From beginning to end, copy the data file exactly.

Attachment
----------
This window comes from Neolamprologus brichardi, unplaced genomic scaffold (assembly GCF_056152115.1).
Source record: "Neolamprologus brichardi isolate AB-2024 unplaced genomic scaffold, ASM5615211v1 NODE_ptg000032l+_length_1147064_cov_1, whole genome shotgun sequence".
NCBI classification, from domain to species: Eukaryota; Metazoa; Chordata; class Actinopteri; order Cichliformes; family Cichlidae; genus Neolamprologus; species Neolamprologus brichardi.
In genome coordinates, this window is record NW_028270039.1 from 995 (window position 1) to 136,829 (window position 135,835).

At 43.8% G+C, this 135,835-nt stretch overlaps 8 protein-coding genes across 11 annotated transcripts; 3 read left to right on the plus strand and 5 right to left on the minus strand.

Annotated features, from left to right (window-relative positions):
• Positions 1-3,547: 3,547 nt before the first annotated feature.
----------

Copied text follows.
This window comes from Neolamprologus brichardi, unplaced genomic scaffold (assembly GCF_056152115.1).
Source record: "Neolamprologus brichardi isolate AB-2024 unplaced genomic scaffold, ASM5615211v1 NODE_ptg000032l+_length_1147064_cov_1, whole genome shotgun sequence".
NCBI classification, from domain to species: Eukaryota; Metazoa; Chordata; class Actinopteri; order Cichliformes; family Cichlidae; genus Neolamprologus; species Neolamprologus brichardi.
In genome coordinates, this window is record NW_028270039.1 from 995 (window position 1) to 136,829 (window position 135,835).

At 43.8% G+C, this 135,835-nt stretch overlaps 8 protein-coding genes across 11 annotated transcripts; 3 read left to right on the plus strand and 5 right to left on the minus strand.

Annotated features, from left to right (window-relative positions):
• Positions 1-3,547: 3,547 nt before the first annotated feature.